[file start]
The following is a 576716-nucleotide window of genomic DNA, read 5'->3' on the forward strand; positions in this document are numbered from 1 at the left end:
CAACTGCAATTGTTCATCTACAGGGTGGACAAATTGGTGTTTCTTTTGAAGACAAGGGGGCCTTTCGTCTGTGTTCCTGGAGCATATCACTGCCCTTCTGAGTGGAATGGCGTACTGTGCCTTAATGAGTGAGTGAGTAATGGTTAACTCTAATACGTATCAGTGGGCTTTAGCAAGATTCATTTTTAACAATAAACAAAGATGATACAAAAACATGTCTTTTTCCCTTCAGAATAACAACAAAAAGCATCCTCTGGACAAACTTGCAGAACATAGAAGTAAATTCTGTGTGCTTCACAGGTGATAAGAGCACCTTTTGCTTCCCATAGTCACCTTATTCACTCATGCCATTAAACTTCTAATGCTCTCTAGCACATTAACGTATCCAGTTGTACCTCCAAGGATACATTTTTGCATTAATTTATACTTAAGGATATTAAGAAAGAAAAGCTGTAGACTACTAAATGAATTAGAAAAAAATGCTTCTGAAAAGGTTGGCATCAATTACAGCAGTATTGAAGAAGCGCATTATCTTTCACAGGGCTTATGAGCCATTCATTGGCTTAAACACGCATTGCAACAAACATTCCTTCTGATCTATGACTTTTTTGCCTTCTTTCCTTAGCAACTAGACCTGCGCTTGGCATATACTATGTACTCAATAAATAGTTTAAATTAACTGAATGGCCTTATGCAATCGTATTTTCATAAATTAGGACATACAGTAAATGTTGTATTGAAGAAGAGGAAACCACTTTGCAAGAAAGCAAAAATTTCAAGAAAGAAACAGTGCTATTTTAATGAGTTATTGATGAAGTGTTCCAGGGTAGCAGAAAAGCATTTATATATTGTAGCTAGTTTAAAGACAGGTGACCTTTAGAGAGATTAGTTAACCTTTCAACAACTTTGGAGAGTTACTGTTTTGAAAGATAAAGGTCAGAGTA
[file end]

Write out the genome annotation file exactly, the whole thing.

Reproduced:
The following is a 576716-nucleotide window of genomic DNA, read 5'->3' on the forward strand; positions in this document are numbered from 1 at the left end:
CAACTGCAATTGTTCATCTACAGGGTGGACAAATTGGTGTTTCTTTTGAAGACAAGGGGGCCTTTCGTCTGTGTTCCTGGAGCATATCACTGCCCTTCTGAGTGGAATGGCGTACTGTGCCTTAATGAGTGAGTGAGTAATGGTTAACTCTAATACGTATCAGTGGGCTTTAGCAAGATTCATTTTTAACAATAAACAAAGATGATACAAAAACATGTCTTTTTCCCTTCAGAATAACAACAAAAAGCATCCTCTGGACAAACTTGCAGAACATAGAAGTAAATTCTGTGTGCTTCACAGGTGATAAGAGCACCTTTTGCTTCCCATAGTCACCTTATTCACTCATGCCATTAAACTTCTAATGCTCTCTAGCACATTAACGTATCCAGTTGTACCTCCAAGGATACATTTTTGCATTAATTTATACTTAAGGATATTAAGAAAGAAAAGCTGTAGACTACTAAATGAATTAGAAAAAAATGCTTCTGAAAAGGTTGGCATCAATTACAGCAGTATTGAAGAAGCGCATTATCTTTCACAGGGCTTATGAGCCATTCATTGGCTTAAACACGCATTGCAACAAACATTCCTTCTGATCTATGACTTTTTTGCCTTCTTTCCTTAGCAACTAGACCTGCGCTTGGCATATACTATGTACTCAATAAATAGTTTAAATTAACTGAATGGCCTTATGCAATCGTATTTTCATAAATTAGGACATACAGTAAATGTTGTATTGAAGAAGAGGAAACCACTTTGCAAGAAAGCAAAAATTTCAAGAAAGAAACAGTGCTATTTTAATGAGTTATTGATGAAGTGTTCCAGGGTAGCAGAAAAGCATTTATATATTGTAGCTAGTTTAAAGACAGGTGACCTTTAGAGAGATTAGTTAACCTTTCAACAACTTTGGAGAGTTACTGTTTTGAAAGATAAAGGTCAGAGTA